Friday, February 1, 2013

Thinking jug

 Hello readers!  It's been too long, but I haven't just been sitting around, oh no!  I've been knitting my way through many of my Rhinebeck purchases, which was exactly what I wanted to do when I dropped a couple hundred dollars on yarn in one weekend in October.  The last thing I wanted was for that delicious yarn to sit around and collect dust while I lusted for new and exciting yarn.  Here's what I've been working on:

This one was a quick and simple knit, made for my hairdresser who just had a baby in December.  I searched high and low at Rhinebeck for the perfect bulky weight superwash yarn for a baby-tastic little item.  I chose a baby sack (some of you may call this a bunting bag, BORING), and she loved it.  At my last hair cut (which I had to wait 2 months for because of the previously mentioned newborn baby), she mentioned that she'd already washed it a few times (phew! it passed the washing test), and it's the perfect little thing to slip on baby Abigail when she's in her crib.  That's all a gifter/knitter wants in life, to know that my gift is enjoyed.  Ah, satisfaction.

 I also had enough yarn to knit up a quick little baby hat.  I love the wooden buttons I found, since I didn't need to actually make button holes for them.  I wrapped the whole package up in bright green tissue and wrapped a shoe box in brown craft paper and butcher twine.  I win at presents.

 I also started and finished a non-Rhinebeck item that I had my eye on for a while.  I bought 3 pillow forms from Ikea in the summer, and I finally found a reasonably priced roving-style wool for this project - I had looked everywhere at Rhinebeck, but considering I needed 4 normal skeins for one pillow, I wasn't really down with spending $80+ on a single throw pillow.  I ended up buying Bernat's Roving wool from Len's Mills Store in Cambridge, and spent a total of about $40 on the yarn for the project.  Score. 

 Quick and simple knit.  I panicked a few times during the production of the pieces about how they would fit the pillow form, but I blocked the pieces out to the correct measurements before sewing them together.

Trinity stitch pattern.

Also in the pile of non-Rhinebeck FO, please welcome Momma's Christmas socks (finished January 19).  These were made with one of the sock yarns from my indigodragonfly shopping splurge in June last year.

 Nutkin pattern, and the yarn is Merino Sock by indigodragonfly in "We gotta go to the crappy town where I'm a hero"

Back to Rhinebeck projects - hello big chunky delicious cowl!  I had my eye on a big thick cowl when I saw them featured in Vogue knitting holiday 2009, and while I originally bought this yarn to make the baby sack above, I decided on a cowl for me because of the 60/40 alpaca/wool blend. 

 Fun fact: the yarn I bought did not have a dye lot, and one of the skeins definitely had more of grey-speckle going on, while the other one had lighter yellow and white splotches.  I decided to alternate each skein every row throughout the piece to evenly distribute the variety of non-yellow colours.  It was a mild pain in the ass to juggle two balls of yarn at the same time, but I'm very happy with the result.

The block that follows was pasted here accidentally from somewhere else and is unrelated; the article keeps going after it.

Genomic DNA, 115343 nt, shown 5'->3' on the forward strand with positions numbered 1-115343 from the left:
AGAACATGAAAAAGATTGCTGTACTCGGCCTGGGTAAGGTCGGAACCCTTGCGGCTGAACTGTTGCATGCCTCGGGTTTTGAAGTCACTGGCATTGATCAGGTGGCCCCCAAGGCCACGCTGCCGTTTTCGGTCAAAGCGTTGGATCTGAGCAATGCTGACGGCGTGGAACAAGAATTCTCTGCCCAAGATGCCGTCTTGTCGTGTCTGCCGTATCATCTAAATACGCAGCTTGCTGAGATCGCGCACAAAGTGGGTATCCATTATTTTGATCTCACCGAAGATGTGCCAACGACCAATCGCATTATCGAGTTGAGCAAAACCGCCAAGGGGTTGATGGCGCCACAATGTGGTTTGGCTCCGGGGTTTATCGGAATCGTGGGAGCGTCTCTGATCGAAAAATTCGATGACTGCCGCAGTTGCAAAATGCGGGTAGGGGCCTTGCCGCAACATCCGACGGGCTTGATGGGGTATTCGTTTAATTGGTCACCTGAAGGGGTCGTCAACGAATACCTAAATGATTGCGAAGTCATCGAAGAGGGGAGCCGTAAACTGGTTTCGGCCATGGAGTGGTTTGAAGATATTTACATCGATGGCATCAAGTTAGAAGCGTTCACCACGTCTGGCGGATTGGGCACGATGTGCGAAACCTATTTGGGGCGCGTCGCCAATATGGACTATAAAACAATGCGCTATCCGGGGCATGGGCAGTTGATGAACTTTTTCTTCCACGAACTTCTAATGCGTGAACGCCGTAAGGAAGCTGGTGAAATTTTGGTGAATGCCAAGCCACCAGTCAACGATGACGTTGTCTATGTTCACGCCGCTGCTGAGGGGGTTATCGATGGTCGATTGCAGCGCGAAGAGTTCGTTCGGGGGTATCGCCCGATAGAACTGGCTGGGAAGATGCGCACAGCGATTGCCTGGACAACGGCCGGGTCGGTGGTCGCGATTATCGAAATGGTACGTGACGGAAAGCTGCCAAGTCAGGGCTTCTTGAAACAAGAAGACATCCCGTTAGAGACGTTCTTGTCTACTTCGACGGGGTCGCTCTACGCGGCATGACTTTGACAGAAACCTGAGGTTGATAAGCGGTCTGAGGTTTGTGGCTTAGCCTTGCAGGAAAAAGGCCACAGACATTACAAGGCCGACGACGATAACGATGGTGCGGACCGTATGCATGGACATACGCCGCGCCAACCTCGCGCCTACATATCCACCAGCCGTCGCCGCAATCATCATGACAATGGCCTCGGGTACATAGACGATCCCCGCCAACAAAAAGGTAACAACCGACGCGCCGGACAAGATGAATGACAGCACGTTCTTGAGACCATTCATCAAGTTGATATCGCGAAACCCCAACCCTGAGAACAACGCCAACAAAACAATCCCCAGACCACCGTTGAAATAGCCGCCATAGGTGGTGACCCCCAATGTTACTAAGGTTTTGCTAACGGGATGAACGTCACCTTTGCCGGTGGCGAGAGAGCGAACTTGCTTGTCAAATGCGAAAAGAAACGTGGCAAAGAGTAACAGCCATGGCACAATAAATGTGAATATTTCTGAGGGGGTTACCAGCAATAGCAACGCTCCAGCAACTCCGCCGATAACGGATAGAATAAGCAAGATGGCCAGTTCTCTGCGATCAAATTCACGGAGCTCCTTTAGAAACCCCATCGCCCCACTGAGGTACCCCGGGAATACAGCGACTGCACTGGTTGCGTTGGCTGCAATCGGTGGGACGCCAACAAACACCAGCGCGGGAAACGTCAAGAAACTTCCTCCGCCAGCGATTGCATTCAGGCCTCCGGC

Horseshoe cable (made without a cable needle), twisted rib, and bobbles of knit stitches on patches of purling.

 Hello pretty!  Wearing a coat and cowl in my kitchen.

First socks from the Rhinebeck stash:

 This is Maeva, knit in The Periwinkle Sheep, Oh So Fine! sock yarn in "Memories of Summer".  From the lovelies at The Periwinkle Sheep, I really wanted to buy their "Rhinebeck 2012" yarn, but I hesitated on day 1 and when I came back on day 2, they were all out.  Sad face.

And finally, my pride and joy, my new baby, my 2013 sweater: paulie.  He doesn't look like much yet, but he will be glorious.  I'm swatching like a mad woman to make sure I have the right gauge, and then I'll be blocking everything and hanging it to test for gravity-effectedness.  No one wants a saggy sweater.  Paulie will be my go-to work cardigan to wear over my uniform.  And then for once, when someone knows I'm a knitter and asks if I made my sweater, I can say YES.  It will be a great day.

This is Blue Moon Fiber Arts, BFL Sport in "Manly yes, but I like it too", which will be joined by his contrasting colour friend "Tumbleweed".

 In knitting-related news, I'm officially a professional knitting instructor.  The programming coordinator at my museum learned that I was an avid knitter, and asked me to put together some knitting workshops to teach in the winter.  I suggested 7 different workshops that I would be comfortable teaching, and she agreed to all of them.  You can find the full schedule and pricing for the upcoming workshops here, just scroll through and look for anything with "Knitting" in the title.  I've already taught my very first class, Knitting 101 (shout out to my two brand new knitters!), and I'm looking forward to the next few months of teaching.  My upcoming workshops, in order, include Knitting 102 (the "next steps" class after Knitting 101), Learn to Knit for Kids, Knitting Lace, Knitting Cables, Colourwork Knitting, and Knitting Socks.  If you know a knitter who wants to learn a new skill, send them my way.

I'm off for the day now, readers, happy knitting!